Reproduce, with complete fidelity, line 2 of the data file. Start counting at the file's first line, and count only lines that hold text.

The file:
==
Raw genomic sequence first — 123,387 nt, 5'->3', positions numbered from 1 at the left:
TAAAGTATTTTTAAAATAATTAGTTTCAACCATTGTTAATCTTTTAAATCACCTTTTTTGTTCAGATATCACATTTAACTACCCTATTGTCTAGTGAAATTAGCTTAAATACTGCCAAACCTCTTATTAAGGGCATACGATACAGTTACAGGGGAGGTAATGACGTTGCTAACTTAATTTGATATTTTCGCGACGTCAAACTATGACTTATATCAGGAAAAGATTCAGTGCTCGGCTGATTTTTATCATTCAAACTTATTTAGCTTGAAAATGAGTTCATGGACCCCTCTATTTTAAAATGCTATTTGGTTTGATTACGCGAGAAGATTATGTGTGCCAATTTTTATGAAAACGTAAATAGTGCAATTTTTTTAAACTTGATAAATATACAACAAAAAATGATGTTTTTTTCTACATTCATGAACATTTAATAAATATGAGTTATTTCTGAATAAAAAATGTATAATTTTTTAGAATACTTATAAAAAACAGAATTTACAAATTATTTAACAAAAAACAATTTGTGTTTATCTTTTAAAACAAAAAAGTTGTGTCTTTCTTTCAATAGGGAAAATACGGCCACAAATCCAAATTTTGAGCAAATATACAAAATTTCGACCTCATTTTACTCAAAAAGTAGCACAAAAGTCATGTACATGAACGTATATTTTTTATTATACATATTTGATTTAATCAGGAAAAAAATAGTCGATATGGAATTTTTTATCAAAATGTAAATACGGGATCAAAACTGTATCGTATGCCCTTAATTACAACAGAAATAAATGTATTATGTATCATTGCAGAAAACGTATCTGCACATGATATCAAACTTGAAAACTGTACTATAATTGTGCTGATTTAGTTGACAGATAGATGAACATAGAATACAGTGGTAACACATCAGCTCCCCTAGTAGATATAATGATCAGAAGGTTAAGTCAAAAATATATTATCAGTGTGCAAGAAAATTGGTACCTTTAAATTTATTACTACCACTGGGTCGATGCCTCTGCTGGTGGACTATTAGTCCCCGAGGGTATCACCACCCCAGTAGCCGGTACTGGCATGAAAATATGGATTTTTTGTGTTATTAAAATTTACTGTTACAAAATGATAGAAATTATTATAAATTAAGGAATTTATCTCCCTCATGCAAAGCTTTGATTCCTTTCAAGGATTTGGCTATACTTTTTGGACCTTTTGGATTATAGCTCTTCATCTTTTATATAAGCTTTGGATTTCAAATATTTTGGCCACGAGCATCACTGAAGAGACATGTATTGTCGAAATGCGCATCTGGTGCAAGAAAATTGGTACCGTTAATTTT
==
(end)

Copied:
TAAAGTATTTTTAAAATAATTAGTTTCAACCATTGTTAATCTTTTAAATCACCTTTTTTGTTCAGATATCACATTTAACTACCCTATTGTCTAGTGAAATTAGCTTAAATACTGCCAAACCTCTTATTAAGGGCATACGATACAGTTACAGGGGAGGTAATGACGTTGCTAACTTAATTTGATATTTTCGCGACGTCAAACTATGACTTATATCAGGAAAAGATTCAGTGCTCGGCTGATTTTTATCATTCAAACTTATTTAGCTTGAAAATGAGTTCATGGACCCCTCTATTTTAAAATGCTATTTGGTTTGATTACGCGAGAAGATTATGTGTGCCAATTTTTATGAAAACGTAAATAGTGCAATTTTTTTAAACTTGATAAATATACAACAAAAAATGATGTTTTTTTCTACATTCATGAACATTTAATAAATATGAGTTATTTCTGAATAAAAAATGTATAATTTTTTAGAATACTTATAAAAAACAGAATTTACAAATTATTTAACAAAAAACAATTTGTGTTTATCTTTTAAAACAAAAAAGTTGTGTCTTTCTTTCAATAGGGAAAATACGGCCACAAATCCAAATTTTGAGCAAATATACAAAATTTCGACCTCATTTTACTCAAAAAGTAGCACAAAAGTCATGTACATGAACGTATATTTTTTATTATACATATTTGATTTAATCAGGAAAAAAATAGTCGATATGGAATTTTTTATCAAAATGTAAATACGGGATCAAAACTGTATCGTATGCCCTTAATTACAACAGAAATAAATGTATTATGTATCATTGCAGAAAACGTATCTGCACATGATATCAAACTTGAAAACTGTACTATAATTGTGCTGATTTAGTTGACAGATAGATGAACATAGAATACAGTGGTAACACATCAGCTCCCCTAGTAGATATAATGATCAGAAGGTTAAGTCAAAAATATATTATCAGTGTGCAAGAAAATTGGTACCTTTAAATTTATTACTACCACTGGGTCGATGCCTCTGCTGGTGGACTATTAGTCCCCGAGGGTATCACCACCCCAGTAGCCGGTACTGGCATGAAAATATGGATTTTTTGTGTTATTAAAATTTACTGTTACAAAATGATAGAAATTATTATAAATTAAGGAATTTATCTCCCTCATGCAAAGCTTTGATTCCTTTCAAGGATTTGGCTATACTTTTTGGACCTTTTGGATTATAGCTCTTCATCTTTTATATAAGCTTTGGATTTCAAATATTTTGGCCACGAGCATCACTGAAGAGACATGTATTGTCGAAATGCGCATCTGGTGCAAGAAAATTGGTACCGTTAATTTT